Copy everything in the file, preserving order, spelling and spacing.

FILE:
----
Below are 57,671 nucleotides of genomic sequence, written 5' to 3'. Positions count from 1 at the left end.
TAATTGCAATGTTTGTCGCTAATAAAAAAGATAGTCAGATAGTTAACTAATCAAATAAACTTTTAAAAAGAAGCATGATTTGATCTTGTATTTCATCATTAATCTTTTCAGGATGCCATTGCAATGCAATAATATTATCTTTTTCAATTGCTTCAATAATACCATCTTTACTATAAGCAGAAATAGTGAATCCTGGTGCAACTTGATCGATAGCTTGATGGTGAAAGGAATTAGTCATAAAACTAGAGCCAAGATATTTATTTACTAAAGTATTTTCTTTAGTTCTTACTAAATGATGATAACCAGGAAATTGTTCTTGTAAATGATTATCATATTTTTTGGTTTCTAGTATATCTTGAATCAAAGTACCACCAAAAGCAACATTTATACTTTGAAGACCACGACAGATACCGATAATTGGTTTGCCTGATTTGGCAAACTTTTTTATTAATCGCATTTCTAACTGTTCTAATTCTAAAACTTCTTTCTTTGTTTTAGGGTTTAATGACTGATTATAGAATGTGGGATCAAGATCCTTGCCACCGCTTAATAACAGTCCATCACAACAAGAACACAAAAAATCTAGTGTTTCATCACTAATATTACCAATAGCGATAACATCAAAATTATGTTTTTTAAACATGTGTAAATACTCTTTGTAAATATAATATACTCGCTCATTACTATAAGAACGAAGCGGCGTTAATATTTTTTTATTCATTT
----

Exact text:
Below are 57,671 nucleotides of genomic sequence, written 5' to 3'. Positions count from 1 at the left end.
TAATTGCAATGTTTGTCGCTAATAAAAAAGATAGTCAGATAGTTAACTAATCAAATAAACTTTTAAAAAGAAGCATGATTTGATCTTGTATTTCATCATTAATCTTTTCAGGATGCCATTGCAATGCAATAATATTATCTTTTTCAATTGCTTCAATAATACCATCTTTACTATAAGCAGAAATAGTGAATCCTGGTGCAACTTGATCGATAGCTTGATGGTGAAAGGAATTAGTCATAAAACTAGAGCCAAGATATTTATTTACTAAAGTATTTTCTTTAGTTCTTACTAAATGATGATAACCAGGAAATTGTTCTTGTAAATGATTATCATATTTTTTGGTTTCTAGTATATCTTGAATCAAAGTACCACCAAAAGCAACATTTATACTTTGAAGACCACGACAGATACCGATAATTGGTTTGCCTGATTTGGCAAACTTTTTTATTAATCGCATTTCTAACTGTTCTAATTCTAAAACTTCTTTCTTTGTTTTAGGGTTTAATGACTGATTATAGAATGTGGGATCAAGATCCTTGCCACCGCTTAATAACAGTCCATCACAACAAGAACACAAAAAATCTAGTGTTTCATCACTAATATTACCAATAGCGATAACATCAAAATTATGTTTTTTAAACATGTGTAAATACTCTTTGTAAATATAATATACTCGCTCATTACTATAAGAACGAAGCGGCGTTAATATTTTTTTATTCATTT